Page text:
|Photos||Video & Audio||Blogs||Statistics||Archive||Shop||Mobile|
November 29, 2012
Syed Shahid Akbar, a Hyderabad prodigy in the '70s, has died of a multiple organ failure at the age of 54. Akbar's is one of the more poignant stories of what could have been. His contemporaries all expected him to play for India, but Akbar couldn't quite make it. He ended with just 31 first-class matches, and a highest score of 97.
He was a dashing left-hand opening batsman, and an electric fielder in the days before Mohammad Azharuddin had arrived, "the best in Hyderabad in those days". Harsha Bhogle, who played Universities cricket with Akbar, says observers in Hyderabad cricket circles used to imagine him opening with Sunil Gavaskar even before he had made his Ranji debut, at the age of 18, in 1976.
Arshad Ayub, former India offspinner, was a dear friend and colleague. He played with Akbar in school, in university, and for Hyderabad. He regrets they didn't do it together for India. He remembers Akbar as a nice person, whom he never saw "even raise his voice to anybody". Ayub says, "He was probably the best talent around during the time. Unfortunate that he didn't make the grade."
Akbar played his last first-class game in 1984, and faded away. He kept working at State Bank of India before taking voluntary retirement. Ayub says he wasn't very social after his cricketing days, but didn't look back with regret. He kept watching a lot of cricket, both on TV and in Hyderabad, and would discuss a lot with Ayub. He remained a voracious reader, and would share the books with Ayub after finishing. Ayub is left with a valuable gift: all the books Akbar shared with him.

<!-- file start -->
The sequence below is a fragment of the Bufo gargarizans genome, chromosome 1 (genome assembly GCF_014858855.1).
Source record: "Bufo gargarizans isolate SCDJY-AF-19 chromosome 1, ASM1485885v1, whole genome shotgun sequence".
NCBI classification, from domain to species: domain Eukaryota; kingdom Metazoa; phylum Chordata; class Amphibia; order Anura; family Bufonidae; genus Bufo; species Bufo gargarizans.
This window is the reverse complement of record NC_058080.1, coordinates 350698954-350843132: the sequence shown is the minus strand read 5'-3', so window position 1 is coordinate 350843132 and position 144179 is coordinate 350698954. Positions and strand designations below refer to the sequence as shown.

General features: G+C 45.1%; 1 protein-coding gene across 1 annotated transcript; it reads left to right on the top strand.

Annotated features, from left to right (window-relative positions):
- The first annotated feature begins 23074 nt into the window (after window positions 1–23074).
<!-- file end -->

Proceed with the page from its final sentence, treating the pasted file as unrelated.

Akbar is survived by his wife, and a daughter who lives in Australia.
Sidharth Monga is an assistant editor at ESPNcricinfoFeeds: Sidharth Monga
© ESPN Sports Media Ltd.
|Comments have now been closed for this article
After the tragedy of Phillip Hughes' death, this match showed that cricket and life will continue to go on. This time Test cricket dug in and got through to tea.
Virat Kohli's innings on the final day transcended the conditions, the bowlers and his batting partners, and when it was all in vain, he displayed remarkable grace in defeat
The new stand-in captain has the makings of a long-term leader, given his ability to stay ahead of the game
Both batsmen seemingly have buckets of talent at their disposal and the backing of their captains, but soft dismissals relentlessly follow both around the Test arena
The failed gamble of handing Karn Sharma a Test debut despite him having a moderate first-class record means India have to rethink who their spinner will be
Turning your back on a system that the whole cricketing world wants a discussion on, refusing to discuss it because it is not 100%, is not good enough
After a long time we have seen an Indian team and captain enjoy the challenge of trying to overcome stronger opposition in an overseas Test